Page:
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Jun 17, 2014
Lost a loved one
Alzheimer's research scandal?

Researchers from Swedish Karolinska institution may have found an all new pharmaceutical treatment for Alzheimer's disease, but the drug company Apodemus have been keeping results secret. An Alzheimer's treatment is worth billions, and researchers are threatened with fines of $60000 if they speak out about the new treatment. "This study should be published ASAP, knowledge about possible Alzheimer's treatment must be made public", says KI-professor Lars Lindqvist.

Alzheimer's may be caused by a viral infection - and stopped through antiviral drugs. This is the hypothesis for a study of a new drug treatment tested by swedish pharmaceutical company Apodemus, but a conflict between the company and the researchers involved has so far prevented results from being published.

Doctor and virologist Bo Niklasson started both the study and company Apodemus, having long argued that picorna virus infection may be the cause of many diseases, including Alzheimer's and ALS.

The study was started three years ago and was finished summer last year, publication of results still pending. The reason is a conflict between the Apodemus company and the researchers, in particular with the former vice president Bo Niklasson. The company has through court decision prohibited Niklasson to speak about the effect of the treatment or use the tested drug on patients. The company also filed a charge against Niklasson to the healthcare and treatment inspection (IVO). IVO critized Niklasson for treating patients with an unregistered drug outside of a clinical study. Police have also searched Niklassons house on accounts of several charges for computer intrusion and industrial espionage. First two charges were dropped, one remain open.

The conflict has spread to the Karolinska institute where three of the researchers involved work. Swedish IRS attempted to confiscate medicine belonging to the company, and the company also wants to access patient journals. Initial small scale tests on human subjects with Alzheimer's were positive and paved way for the larger study of 60 patients. Apodemus witheld the results for an extended time, and when the reasearchers wanted to write a scientific article about the first smaller scale study - the company made lawsuit threats against them.

"I've never had to deal with anything like this before. A company that doesn't even have the right to manage healthcare should not gain access to neither patient data or own information coming from patients having been treated in our regular healthcare system. That's putting aside both regulations and patient confidentiality", says professor Lars Lindqvist.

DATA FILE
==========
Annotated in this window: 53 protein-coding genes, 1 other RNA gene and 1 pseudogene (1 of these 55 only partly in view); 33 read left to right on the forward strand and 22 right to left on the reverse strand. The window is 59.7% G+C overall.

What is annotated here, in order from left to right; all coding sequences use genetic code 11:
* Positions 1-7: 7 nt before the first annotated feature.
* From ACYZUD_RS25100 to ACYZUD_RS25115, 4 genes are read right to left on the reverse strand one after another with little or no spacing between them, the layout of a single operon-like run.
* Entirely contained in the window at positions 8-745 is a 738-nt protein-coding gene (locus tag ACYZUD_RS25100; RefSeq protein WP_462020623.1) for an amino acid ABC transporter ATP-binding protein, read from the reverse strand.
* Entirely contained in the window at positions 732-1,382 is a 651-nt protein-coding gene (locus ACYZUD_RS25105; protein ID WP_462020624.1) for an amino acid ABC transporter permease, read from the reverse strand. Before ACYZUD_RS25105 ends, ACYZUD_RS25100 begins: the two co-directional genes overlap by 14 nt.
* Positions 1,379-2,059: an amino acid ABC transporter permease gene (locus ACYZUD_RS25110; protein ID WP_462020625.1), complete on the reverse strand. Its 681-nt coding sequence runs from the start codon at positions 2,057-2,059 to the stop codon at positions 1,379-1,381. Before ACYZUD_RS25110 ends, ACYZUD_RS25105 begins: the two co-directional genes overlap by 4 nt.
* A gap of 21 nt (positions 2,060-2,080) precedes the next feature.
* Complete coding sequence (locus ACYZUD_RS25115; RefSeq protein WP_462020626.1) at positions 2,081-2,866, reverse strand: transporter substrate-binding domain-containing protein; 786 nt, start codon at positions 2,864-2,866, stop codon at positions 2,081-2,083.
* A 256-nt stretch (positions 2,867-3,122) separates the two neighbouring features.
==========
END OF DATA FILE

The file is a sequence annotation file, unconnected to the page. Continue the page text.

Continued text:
Professor Lars-Olof Wahlund concurs:

"It's completely absurd - the worst I've ever seen. At least they could've called us and discussed with us instead of communicating through a lawyer's office"

Apodemus claims publication of data breaches contract between the institute researchers and the company, suggesting researchers have used the drug manufactured by the company without permission. "A publication at this point risks causing Apodemus great damage", the company states. Head of institute, Henrik Grönberg, is of another opinion and says researchers did in fact kept to their contract agreements and did nothing wrong, and adds that "Apodemus communication has been performed rudely - hardly resulting in future cooperation".

Researchers have filed complaints to the government pharmaceutical authority, making statements that the Apodemus company have been hiding information about the study, expressing concern for the patients that had positive results from treatment but is now unallowed to continue treatment.

Peder Ribbing, 74, Stockholm, knows a female friend with Alzheimer's disease who got to try treatment:

"Her friends reported a clear and noticable improvment when she was put on medication. She got infinitely better - got her life back, became her old self, began taking care of herself again and taking own initiatives".

Last year the company wrote letters to patients, telling them they were no longer allowed to accept treatment from Bo Niklasson. Professor Lindqvist hopes for continued antiviral dementia research:

"We see great possibilities of moving forward. This is just the start."

The company has excluded researchers from being cited as authors of the study and from writing the scientific article, and hired external writers instead.

"It's rare and weird that researchers who have conducted the study are excluded like this. It's completely absurd. The company acts very unprofessionally. Deciding when and if results are to be published happens due to profit interest", says professor Lars-Olof Wahlund.

(Translated from several swedish newspapers)
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